CPS statement following Birmingham city stabbings on 6 September 2020
The CPS has charged a man with murder and seven counts of attempted murder following stabbings in Birmingham city centre on Sunday.
Suzanne Llewellyn, Deputy Chief Crown Prosecutor of CPS West Midlands, said: “Following an incident in Birmingham city centre in the early hours of 6 September 2020, the Crown Prosecution Service has authorised West Midlands Police to charge Zephaniah McLeod, 27, with one count of murder and seven counts of attempted murder.
"This decision was made following careful consideration of the evidence presented to us by West Midlands Police as a result of their ongoing investigation.
"Our thoughts remain with the families and friends of the victims affected in this incident."
Notes to editors
- Zephaniah McLeod, aged 27, of Nately Grove, Selly Oak, Birmingham, has been charged with one count of murder and seven counts of attempted murder and is expected to appear in Birmingham Magistrates' Court on 9 September 20
- Suzanne Llewellyn is the Deputy Chief Crown Prosecutor responsible for CPS West Midlands Complex Casework and Crown Court Unit.
The role of the CPS
Any decision by the CPS does not imply any finding concerning guilt or criminal conduct; the CPS makes decisions only according to the test set out in the Code for Crown Prosecutors and it is applied in all decisions on whether or not to prosecute.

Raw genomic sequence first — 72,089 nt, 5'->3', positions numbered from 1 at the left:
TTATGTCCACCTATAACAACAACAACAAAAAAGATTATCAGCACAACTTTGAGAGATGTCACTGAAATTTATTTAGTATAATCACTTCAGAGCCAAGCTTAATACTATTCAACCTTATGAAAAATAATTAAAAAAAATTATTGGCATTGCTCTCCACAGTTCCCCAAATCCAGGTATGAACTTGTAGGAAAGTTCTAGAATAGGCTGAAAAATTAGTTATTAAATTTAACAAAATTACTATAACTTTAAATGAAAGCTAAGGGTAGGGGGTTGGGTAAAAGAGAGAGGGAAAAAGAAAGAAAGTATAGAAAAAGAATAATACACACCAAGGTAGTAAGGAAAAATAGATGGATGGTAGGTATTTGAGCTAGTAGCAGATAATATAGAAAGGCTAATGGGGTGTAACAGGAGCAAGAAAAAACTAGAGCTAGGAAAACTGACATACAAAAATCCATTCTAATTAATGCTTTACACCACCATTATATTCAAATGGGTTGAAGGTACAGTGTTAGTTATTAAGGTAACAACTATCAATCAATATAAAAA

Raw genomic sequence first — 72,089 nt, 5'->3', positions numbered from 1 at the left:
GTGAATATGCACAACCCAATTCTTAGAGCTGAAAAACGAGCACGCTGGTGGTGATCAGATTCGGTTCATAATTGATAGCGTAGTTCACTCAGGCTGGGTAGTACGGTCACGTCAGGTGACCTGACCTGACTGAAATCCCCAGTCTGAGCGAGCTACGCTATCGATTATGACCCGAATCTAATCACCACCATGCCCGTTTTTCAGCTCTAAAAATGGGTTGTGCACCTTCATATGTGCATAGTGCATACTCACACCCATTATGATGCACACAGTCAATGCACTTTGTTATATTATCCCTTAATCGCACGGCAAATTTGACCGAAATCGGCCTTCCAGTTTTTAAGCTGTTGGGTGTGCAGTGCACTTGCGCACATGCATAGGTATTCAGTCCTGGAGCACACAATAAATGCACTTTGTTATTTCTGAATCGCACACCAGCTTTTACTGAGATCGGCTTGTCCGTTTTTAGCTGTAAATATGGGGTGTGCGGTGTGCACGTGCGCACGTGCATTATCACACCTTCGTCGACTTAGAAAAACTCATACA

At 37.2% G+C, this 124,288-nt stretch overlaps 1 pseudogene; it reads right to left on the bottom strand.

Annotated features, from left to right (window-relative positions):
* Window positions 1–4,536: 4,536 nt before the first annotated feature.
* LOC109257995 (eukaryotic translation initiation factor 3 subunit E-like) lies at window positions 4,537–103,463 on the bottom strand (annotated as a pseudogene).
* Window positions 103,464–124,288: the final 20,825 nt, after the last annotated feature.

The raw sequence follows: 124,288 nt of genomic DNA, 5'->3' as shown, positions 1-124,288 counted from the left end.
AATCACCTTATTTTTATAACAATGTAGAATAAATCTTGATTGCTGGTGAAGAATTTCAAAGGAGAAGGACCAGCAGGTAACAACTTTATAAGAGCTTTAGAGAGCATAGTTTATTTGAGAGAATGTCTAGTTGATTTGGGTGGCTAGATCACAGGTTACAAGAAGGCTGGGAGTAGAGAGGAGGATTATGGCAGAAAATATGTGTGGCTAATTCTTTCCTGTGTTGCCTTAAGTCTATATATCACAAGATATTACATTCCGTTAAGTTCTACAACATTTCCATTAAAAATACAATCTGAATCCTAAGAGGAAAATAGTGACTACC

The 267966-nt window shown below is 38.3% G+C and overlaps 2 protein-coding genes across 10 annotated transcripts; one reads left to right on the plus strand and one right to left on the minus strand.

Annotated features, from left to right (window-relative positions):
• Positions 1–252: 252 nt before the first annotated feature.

It is not the function of the CPS to decide whether a person is guilty of a criminal offence, but to make fair, independent and objective assessments about whether it is appropriate to present charges for the criminal court to consider.
The CPS assessment of any case is not in any sense a finding of, or implication of, any guilt or criminal conduct. It is not a finding of fact, which can only be made by a court, but rather an assessment of what it might be possible to prove to a court, in accordance with the Code for Crown Prosecutors. This assessment is based on the evidence available arising out of the present police investigation and not on the evidence that is likely to be gathered by the defence, and likely to be used to test the prosecution evidence. The CPS charging decision is therefore necessarily an assessment on the basis of the evidence that is available to the CPS at the time the decision is made.
CPS prosecutors must also keep every case under review, so that they take account of any change in circumstances that occurs as the case develops, including what becomes known of the defence case. If appropriate, the CPS may change the charges or stop a case.